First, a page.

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King resident spearheads hemochromatosis awareness, holds golf tourney

May 13, 2015   ·   0 Comments

Hereditary hemochromatosis, is tough to say. It’s iron overload. It’s an iron metabolism disorder common in people of northern European descent particularly whose forefathers came from the Britain, Ireland or Northern France.
The disorder causes the body to absorb two to four times the normal amount of iron. Left untreated, the excess iron builds up in vital organs, tissues and joints, where it can cause a number of debilitating and potentially fatal complications and diseases.
An estimated 125,000 Canadians have two copies of the mutated gene that puts them at risk for hereditary hemochromatosis. Over 3.5 million Canadians carry one copy of the mutated gene; these individuals are called “carriers.” This number is significant because when two carriers have children, the offspring are at risk of having both genes, and thus at risk for iron overload.
Once diagnosed treatment is generally straight forward. Blood is taken to remove iron from the body. Stored iron is used to make new red blood cells. Blood which is removed can often be given to Canadian Blood Services to save lives. On reaching normal iron levels, one simply goes to have regular checks for ferritin , a measure of iron in the body, and phlebotomies when needed.
Ian Hilley, a volunteer, King resident, former resident of Caledon  and Ontario Director for the Canadian Hemochromatosis Society, is excited about a Canadian-developed app for smart phones to help those with hemochromatosis monitor their disorder.
“There are so many people suffering from this disorder who aren’t diagnosed,” he said.
Two Canadian university professors and their students have created the mobile application that will help people with hemochromatosis track their ferritin levels as they continue through their lifelong treatment. Dr. Gary Grewal, of the University of Guelph, along with Dr. Andrew Hamilton-Wright, of Mount Allison University, in partnership with the Canadian Hemochromatosis Society, led the development of the Iron Tracker app to fill a need for people to monitor their de-ironing progress and iron levels during their maintenance phase. Grewal, whose mother is Scottish and father from northern India, was diagnosed with hereditary hemochromatosis in 2010 after feeling extremely ill for about a year. His symptoms included chronic fatigue and abdominal pain and swelling. Blood tests revealed a high level of ferritin. He was referred to a liver specialist, who diagnosed him with hemochromatosis. He underwent treatment that involved regularly scheduled bloodlettings, also known as phlebotomies. He began to monitor his condition using a spreadsheet but later decided to develop an app that could help others with the condition.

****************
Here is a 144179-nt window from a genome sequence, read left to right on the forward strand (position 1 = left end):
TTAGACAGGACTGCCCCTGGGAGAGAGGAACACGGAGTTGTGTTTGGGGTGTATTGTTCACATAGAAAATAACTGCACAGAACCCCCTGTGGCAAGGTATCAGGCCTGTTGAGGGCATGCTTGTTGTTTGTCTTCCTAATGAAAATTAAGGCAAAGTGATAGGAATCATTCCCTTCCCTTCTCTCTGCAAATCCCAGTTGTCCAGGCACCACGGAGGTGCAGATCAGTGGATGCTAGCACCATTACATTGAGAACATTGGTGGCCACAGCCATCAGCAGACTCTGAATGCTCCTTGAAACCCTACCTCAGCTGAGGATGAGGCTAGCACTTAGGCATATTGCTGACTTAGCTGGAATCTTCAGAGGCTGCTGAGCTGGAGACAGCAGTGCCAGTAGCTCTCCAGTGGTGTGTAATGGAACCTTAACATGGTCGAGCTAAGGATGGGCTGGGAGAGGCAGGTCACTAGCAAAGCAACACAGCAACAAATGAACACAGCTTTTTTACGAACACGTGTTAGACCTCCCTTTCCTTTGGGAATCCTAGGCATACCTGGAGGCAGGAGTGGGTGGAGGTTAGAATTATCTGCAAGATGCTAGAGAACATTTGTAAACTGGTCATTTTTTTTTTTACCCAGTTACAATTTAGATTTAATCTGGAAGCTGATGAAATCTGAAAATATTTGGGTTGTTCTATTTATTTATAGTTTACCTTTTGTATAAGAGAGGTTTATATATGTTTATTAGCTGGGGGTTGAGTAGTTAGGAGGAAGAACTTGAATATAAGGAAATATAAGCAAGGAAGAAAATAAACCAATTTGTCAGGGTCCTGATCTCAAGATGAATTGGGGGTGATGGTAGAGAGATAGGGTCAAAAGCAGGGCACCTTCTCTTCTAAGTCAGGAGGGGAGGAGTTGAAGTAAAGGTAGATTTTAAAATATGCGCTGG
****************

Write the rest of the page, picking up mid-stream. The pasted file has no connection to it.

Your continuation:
“I felt it would be useful to have a mobile app to keep track of my progress,” he sayid. “I had a sense of my own wellness. There’s nothing out there like this,” said Grewal of the app, which helps patients keep track of their blood work, monitor their de-ironing progress using a graph, and predict when their next phlebotomy will be needed.
The app also helps patients keep track of their appointments and which arm was drawn from during their last phlebotomy.
“This app is one of the tools we’ll use to support those who have hemochromatosis and to increase awareness. Gary, Andrew and their team are making a big difference in people’s lives,” Hilley added.
The Iron Tracker app is free to all users and is available for download through the Google PlayTM Store and App Store. More information and instructions on how to use the app can be found at www.irontracker.ca.
Hilley has also been busy organizing the Society’s first ever parliamentary reception in Ottawa to bring the disorder to the attention of our federal politicians and is trying to mobilize volunteers to support increasing awareness of hemochromatosis in Peel, York and Toronto.
To that end he is also excited because the Canadian Hemochromatosis Society is holding it’s first ever social golf event, “Irons 4 Iron” May 21 at Royal Woodbine Golf Club. It’s a friend and fundraiser for the Society.
“The Society is trying to increase awareness of this common, yet commonly undiagnosed disorder in Ontario,” Hilley added. “I invite folks to join us for lunch and a great afternoon.”
Call him at 647-964-6942 for information on hemochromatosis or to register for the golf.
Awareness is the cure.
For information on hereditary hemochromatosis, visit www.toomuchiron.ca.

         

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